North Park musician get’s Grammy nod
By Manny Lopez
For pianist and composer Geoffrey Keezer, a multi-Grammy nominee from North Park, playing music isn’t just a career, it’s a soul path and how he lives in the world.
Recently, Keezer garnered a Grammy nod for Best Instrumental Arrangement Accompanying a Vocalist for “Don’t Explain,” a project by Los Angeles singer Denise Donatelli, which he produced and arranged.
“It’s feels nice after 22 years to get some kind of recognition, but I don’t do this to win Grammys,” Keezer said. “I play music because this is what I love to do.” The nomination represents Keezer’s second in two years. His first came in 2009 in the “Best Latin Jazz Album” category for a CD he titled “Aurea.”
Originally from Eau Claire, Wis., Keezer’s career catapulted in 1989, while he was only 18 years old, when Art Blakey gave him a call to say Keezer was to become a Jazz Messenger, a job which took him to almost every corner of the world. He turned out to be the last pianist to play in that band. Blakey died about a year later.
Since then, Keezer has had 11 solo releases and has appeared as a leader and accompanist on many recordings with world-class artists from all genres of music. Among his latest projects is a local band, which he described as a contemporary acoustic jazz quartet consisting of himself on piano, guitarist Peter Sprague and drummer Duncan Moore, both from San Diego, and bassist Hamilton Price from Los Angeles.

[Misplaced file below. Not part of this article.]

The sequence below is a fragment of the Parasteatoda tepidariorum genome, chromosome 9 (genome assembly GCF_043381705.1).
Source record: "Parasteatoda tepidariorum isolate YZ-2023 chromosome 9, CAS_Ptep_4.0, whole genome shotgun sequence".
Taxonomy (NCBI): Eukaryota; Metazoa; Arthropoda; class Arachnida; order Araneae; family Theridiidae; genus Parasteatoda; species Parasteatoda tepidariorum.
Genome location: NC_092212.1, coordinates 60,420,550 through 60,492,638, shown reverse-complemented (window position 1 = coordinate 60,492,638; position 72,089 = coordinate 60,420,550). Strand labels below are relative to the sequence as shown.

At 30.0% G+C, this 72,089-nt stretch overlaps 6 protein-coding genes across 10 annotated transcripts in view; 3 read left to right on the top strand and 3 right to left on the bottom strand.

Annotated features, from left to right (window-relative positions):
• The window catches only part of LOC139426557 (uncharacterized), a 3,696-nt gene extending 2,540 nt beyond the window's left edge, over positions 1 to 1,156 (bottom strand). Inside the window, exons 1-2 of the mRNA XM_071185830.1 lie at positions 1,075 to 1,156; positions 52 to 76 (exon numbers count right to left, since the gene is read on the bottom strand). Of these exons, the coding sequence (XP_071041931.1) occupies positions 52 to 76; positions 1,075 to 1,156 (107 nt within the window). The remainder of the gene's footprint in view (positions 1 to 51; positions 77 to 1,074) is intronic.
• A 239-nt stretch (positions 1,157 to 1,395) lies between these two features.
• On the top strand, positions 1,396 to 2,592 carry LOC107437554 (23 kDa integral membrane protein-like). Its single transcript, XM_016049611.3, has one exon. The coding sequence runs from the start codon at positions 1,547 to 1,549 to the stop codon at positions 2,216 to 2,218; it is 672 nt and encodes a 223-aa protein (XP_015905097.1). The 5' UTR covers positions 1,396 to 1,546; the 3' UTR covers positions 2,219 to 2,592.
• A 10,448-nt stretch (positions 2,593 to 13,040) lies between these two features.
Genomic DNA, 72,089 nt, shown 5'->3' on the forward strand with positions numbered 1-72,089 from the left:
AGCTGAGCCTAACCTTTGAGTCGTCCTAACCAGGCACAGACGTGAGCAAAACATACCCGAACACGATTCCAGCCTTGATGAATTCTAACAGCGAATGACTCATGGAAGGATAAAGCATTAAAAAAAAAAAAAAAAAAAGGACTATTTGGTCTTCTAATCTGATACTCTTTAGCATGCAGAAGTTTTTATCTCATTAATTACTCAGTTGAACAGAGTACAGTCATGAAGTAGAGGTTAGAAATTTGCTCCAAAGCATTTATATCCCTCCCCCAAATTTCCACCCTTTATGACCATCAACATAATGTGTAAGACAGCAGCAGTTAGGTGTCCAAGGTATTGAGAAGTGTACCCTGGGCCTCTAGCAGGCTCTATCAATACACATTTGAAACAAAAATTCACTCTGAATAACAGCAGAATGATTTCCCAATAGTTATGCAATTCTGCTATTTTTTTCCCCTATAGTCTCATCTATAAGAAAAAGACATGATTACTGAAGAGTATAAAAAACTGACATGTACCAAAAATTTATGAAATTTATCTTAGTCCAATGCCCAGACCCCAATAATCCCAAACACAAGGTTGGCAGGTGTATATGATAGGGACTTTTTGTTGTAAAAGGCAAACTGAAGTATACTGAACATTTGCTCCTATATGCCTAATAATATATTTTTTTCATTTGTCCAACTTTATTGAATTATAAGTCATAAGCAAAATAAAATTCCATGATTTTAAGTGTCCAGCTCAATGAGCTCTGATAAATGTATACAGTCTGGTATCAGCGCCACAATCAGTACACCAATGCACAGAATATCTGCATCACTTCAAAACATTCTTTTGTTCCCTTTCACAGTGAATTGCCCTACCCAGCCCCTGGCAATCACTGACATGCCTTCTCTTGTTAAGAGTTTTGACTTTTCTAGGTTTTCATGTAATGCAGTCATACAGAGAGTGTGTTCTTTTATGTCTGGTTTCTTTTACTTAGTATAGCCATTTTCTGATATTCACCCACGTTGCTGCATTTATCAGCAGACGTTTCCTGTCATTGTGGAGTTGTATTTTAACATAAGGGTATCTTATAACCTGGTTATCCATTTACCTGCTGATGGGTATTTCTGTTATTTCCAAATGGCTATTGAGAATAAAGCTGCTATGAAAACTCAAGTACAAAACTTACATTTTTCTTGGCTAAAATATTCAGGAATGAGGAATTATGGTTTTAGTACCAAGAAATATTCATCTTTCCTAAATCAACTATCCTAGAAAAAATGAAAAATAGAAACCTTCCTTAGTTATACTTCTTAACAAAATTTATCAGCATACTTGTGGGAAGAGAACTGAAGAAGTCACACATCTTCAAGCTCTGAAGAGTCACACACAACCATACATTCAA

“I feel inspired here in San Diego,” said Keezer. “I wanted to create a situation where I could play creative, forward-thinking music on the highest level without having to get on an airplane to do it.” The band’s next performance will take place at the Seville Theatre on the campus of San Diego City College on Jan. 11. A CD of the band’s work is expected to be released in January.
“I’ve lived all over the world, but San Diego is my favorite,” Keezer said. “Whenever I come home, I feel like I’m on vacation.”
Keezer has lived in North Park for the last two years along with his wife, Susan Wulff, associate principal bassist with the San Diego Symphony, and their son, Cameron. The two met while performing at the Mainly Mozart festival in La Jolla about 12 years ago, and have been married since 2006.
The couple occasionally work together on projects, but according to Keezer, those opportunities usually only come when it’s a project that he invents. Wulff performed on Donatelli’s “Don’t Explain” and helped to coordinate on recording sessions.
Keezer said that this year’s Grammy’s will be very encouraging to watch because of music such as Bobby McFerrin’s latest release called “Vocabularies.” He described it as a monumental piece of contemporary choral music that is not a normal jazz record at all and breaks the mold of retro-inspired bands that take a formulaic approach to playing Jazz music.
“Listen to Jazz music anywhere in the country and it’s very difficult to hear any new ideas or new statements being made,” said Keezer. “It’s not that there isn’t anything new being done, it’s just that it’s not getting heard because either labels are not interested in recording it or the radio stations are not interested in playing it.”
Winners of the 53rd annual Grammy awards will be announced on Feb. 13.
More information on Geoffrey Keezer can be found at geoffreykeezer.com.